CMA CGM Shipping industry energy transition

CMA CGM to run its ships on e-methane

CMA CGM Shipping industry energy transition
To face the climate change, French maritime industry needs to develop innovative and green solutions.

The shipping industry must be carbon neutral by 2050. CMA CGM, the world’s third largest container shipping company, is speeding up its energy transition by joining the Jupiter 1000 project team, which is building the first industrial power-to-gas demonstrator to be connected to France’s gas transmission grid.

This innovative technology consists in converting renewable energy into green hydrogen or synthetic gas (e-methane), which could soon replace fossil fuels such as natural gas in CMA CGM ships.

The Jupiter 1000 demonstrator, which is located at the port of Fos-sur-Mer near Marseilles in southern France, has been injecting green hydrogen into the network of GRTgaz (France’s gas transmission system operator) since February 2020. To do this, it uses electrolysis to generate hydrogen from water and electricity. It also captures CO2 from the chimney stack at a neighboring Asco Industrie steelworks. The demonstrator combines the green hydrogen and the recycled CO2 to produce e-methane, a synthetic gas that can be used as a very low-carbon fuel instead of natural gas and can be injected into transmission and distribution networks. Everything should be in place by June 2022.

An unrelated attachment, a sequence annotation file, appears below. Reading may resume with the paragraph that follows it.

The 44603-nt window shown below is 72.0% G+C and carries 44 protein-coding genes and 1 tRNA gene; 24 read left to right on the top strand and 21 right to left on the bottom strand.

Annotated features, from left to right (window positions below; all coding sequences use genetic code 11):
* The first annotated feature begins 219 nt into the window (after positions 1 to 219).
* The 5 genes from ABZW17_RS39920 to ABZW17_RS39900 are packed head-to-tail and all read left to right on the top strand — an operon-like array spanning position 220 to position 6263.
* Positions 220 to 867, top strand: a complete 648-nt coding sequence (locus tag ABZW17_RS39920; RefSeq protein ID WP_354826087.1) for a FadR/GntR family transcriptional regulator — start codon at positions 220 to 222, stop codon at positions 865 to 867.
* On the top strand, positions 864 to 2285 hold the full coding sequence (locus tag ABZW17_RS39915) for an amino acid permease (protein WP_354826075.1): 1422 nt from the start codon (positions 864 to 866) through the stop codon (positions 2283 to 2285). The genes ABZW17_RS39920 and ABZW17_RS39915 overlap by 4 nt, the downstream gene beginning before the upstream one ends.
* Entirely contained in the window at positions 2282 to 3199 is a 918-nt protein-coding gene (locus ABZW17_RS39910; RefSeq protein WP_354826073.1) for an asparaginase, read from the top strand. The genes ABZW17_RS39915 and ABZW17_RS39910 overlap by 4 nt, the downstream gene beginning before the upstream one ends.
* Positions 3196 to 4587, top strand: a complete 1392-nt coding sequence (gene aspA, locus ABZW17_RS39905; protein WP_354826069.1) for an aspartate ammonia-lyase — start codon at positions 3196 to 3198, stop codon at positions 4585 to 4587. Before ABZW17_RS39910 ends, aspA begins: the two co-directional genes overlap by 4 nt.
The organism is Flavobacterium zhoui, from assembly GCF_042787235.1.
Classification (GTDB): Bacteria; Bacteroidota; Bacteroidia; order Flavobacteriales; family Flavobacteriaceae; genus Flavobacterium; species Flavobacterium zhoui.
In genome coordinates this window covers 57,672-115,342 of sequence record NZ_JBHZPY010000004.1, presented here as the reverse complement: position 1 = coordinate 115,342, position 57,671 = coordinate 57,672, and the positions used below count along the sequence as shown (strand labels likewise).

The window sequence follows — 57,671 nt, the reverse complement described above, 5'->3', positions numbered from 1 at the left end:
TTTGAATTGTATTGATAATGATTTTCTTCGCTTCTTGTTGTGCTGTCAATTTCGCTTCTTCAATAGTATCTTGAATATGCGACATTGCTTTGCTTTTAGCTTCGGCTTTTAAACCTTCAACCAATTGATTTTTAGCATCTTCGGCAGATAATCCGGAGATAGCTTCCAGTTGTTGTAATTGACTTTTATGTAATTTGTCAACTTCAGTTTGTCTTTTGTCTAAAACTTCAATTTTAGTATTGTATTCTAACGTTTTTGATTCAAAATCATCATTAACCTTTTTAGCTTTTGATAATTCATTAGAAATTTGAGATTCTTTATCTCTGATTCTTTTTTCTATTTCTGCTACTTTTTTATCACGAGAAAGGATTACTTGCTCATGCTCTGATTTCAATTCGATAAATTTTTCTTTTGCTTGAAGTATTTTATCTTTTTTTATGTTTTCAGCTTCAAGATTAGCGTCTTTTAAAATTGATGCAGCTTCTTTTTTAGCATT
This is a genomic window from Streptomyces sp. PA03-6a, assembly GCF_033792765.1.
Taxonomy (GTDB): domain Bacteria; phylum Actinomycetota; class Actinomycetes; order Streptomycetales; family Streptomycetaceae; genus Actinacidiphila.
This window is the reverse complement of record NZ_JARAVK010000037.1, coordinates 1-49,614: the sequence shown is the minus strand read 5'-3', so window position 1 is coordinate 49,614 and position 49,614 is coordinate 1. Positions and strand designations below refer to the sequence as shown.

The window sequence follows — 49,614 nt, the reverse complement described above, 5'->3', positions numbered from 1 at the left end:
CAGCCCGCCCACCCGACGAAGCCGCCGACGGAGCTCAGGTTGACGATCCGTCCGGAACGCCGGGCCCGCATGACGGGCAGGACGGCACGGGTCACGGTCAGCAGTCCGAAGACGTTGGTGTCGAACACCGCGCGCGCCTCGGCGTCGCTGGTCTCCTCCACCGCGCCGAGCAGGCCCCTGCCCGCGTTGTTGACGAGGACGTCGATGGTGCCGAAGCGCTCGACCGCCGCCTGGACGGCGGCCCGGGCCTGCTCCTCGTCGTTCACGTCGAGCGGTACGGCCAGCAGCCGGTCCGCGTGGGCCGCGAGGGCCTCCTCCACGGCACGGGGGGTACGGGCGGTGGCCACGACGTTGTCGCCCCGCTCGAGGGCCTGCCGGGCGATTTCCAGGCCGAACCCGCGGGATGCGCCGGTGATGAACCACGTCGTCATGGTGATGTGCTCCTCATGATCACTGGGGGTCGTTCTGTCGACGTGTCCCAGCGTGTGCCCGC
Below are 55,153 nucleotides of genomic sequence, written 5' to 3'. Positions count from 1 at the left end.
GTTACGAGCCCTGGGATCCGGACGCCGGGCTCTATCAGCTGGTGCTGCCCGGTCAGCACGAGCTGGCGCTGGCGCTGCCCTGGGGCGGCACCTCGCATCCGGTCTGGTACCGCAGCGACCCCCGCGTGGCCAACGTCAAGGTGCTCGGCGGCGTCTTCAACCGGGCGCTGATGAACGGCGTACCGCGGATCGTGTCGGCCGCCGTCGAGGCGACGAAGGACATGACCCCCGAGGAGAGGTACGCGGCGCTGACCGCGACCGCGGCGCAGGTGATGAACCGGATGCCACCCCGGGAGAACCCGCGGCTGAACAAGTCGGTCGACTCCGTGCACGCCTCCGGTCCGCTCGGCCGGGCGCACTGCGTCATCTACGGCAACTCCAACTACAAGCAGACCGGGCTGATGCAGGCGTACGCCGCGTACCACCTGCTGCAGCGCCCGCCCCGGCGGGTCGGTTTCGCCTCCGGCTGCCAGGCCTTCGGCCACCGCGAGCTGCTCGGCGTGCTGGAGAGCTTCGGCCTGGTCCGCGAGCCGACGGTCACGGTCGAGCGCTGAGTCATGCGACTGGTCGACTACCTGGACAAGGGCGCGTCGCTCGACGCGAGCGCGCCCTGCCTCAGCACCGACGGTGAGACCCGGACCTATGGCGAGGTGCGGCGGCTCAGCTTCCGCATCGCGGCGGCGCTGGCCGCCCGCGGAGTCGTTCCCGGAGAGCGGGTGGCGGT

Through the Jupiter 1000 project, GRTgaz and its partners – which are engaged in developing the sector – are addressing the issue of renewable energy intermittency by converting part of this energy, where abundant, into low-carbon energy for large-scale storage.

By becoming a partner in the project, CMA CGM aims to accelerate the industrialization of the sector so that it can transition its shipping fleet to low-carbon fuels. The shipping company will also bring its transport and logistics expertise to the project in order to adapt the development of e-methane production to customer needs.

Today, CMA CGM has 28 “e-methane-ready” container ships fitted with dual-fuel engines powered by liquefied natural gas (LNG). This has already reduced emissions of sulfur oxide, fine particles, and nitrogen oxide by more than 90%. By the end of 2024, it will have 44 container ships compatible with biogas and synthetic methane.

Learn more about
Mobility & Transport


More news

Search something